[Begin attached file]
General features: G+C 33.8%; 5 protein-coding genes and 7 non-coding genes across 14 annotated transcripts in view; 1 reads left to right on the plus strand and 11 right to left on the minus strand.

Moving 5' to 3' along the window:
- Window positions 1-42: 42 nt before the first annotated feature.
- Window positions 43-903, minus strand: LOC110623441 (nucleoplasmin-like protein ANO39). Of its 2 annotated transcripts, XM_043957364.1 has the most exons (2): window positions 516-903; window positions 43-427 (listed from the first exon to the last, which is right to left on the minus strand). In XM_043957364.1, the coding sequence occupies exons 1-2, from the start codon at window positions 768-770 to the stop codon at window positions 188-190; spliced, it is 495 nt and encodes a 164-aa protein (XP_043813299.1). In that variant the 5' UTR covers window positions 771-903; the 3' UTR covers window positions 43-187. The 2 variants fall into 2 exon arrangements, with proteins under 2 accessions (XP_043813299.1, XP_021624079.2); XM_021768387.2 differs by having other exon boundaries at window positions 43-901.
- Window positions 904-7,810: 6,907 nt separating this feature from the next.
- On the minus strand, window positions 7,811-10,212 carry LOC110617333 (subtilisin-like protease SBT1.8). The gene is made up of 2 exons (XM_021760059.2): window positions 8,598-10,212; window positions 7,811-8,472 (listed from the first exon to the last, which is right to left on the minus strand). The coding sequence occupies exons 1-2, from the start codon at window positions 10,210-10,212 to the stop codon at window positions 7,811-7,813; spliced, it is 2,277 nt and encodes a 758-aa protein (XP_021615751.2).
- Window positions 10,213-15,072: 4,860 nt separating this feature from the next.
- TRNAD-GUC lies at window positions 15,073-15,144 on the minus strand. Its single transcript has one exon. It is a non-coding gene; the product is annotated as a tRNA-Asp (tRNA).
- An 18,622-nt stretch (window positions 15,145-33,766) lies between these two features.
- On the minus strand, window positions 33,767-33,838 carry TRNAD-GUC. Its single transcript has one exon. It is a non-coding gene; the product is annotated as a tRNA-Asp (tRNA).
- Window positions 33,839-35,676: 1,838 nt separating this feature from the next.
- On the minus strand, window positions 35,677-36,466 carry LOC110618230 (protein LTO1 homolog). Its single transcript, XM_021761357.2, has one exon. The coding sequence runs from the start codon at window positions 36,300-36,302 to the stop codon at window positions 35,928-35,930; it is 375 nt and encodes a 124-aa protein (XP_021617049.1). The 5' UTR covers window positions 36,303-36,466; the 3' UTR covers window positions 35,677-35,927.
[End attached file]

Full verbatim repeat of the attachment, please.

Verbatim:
General features: G+C 33.8%; 5 protein-coding genes and 7 non-coding genes across 14 annotated transcripts in view; 1 reads left to right on the plus strand and 11 right to left on the minus strand.

Moving 5' to 3' along the window:
- Window positions 1-42: 42 nt before the first annotated feature.
- Window positions 43-903, minus strand: LOC110623441 (nucleoplasmin-like protein ANO39). Of its 2 annotated transcripts, XM_043957364.1 has the most exons (2): window positions 516-903; window positions 43-427 (listed from the first exon to the last, which is right to left on the minus strand). In XM_043957364.1, the coding sequence occupies exons 1-2, from the start codon at window positions 768-770 to the stop codon at window positions 188-190; spliced, it is 495 nt and encodes a 164-aa protein (XP_043813299.1). In that variant the 5' UTR covers window positions 771-903; the 3' UTR covers window positions 43-187. The 2 variants fall into 2 exon arrangements, with proteins under 2 accessions (XP_043813299.1, XP_021624079.2); XM_021768387.2 differs by having other exon boundaries at window positions 43-901.
- Window positions 904-7,810: 6,907 nt separating this feature from the next.
- On the minus strand, window positions 7,811-10,212 carry LOC110617333 (subtilisin-like protease SBT1.8). The gene is made up of 2 exons (XM_021760059.2): window positions 8,598-10,212; window positions 7,811-8,472 (listed from the first exon to the last, which is right to left on the minus strand). The coding sequence occupies exons 1-2, from the start codon at window positions 10,210-10,212 to the stop codon at window positions 7,811-7,813; spliced, it is 2,277 nt and encodes a 758-aa protein (XP_021615751.2).
- Window positions 10,213-15,072: 4,860 nt separating this feature from the next.
- TRNAD-GUC lies at window positions 15,073-15,144 on the minus strand. Its single transcript has one exon. It is a non-coding gene; the product is annotated as a tRNA-Asp (tRNA).
- An 18,622-nt stretch (window positions 15,145-33,766) lies between these two features.
- On the minus strand, window positions 33,767-33,838 carry TRNAD-GUC. Its single transcript has one exon. It is a non-coding gene; the product is annotated as a tRNA-Asp (tRNA).
- Window positions 33,839-35,676: 1,838 nt separating this feature from the next.
- On the minus strand, window positions 35,677-36,466 carry LOC110618230 (protein LTO1 homolog). Its single transcript, XM_021761357.2, has one exon. The coding sequence runs from the start codon at window positions 36,300-36,302 to the stop codon at window positions 35,928-35,930; it is 375 nt and encodes a 124-aa protein (XP_021617049.1). The 5' UTR covers window positions 36,303-36,466; the 3' UTR covers window positions 35,677-35,927.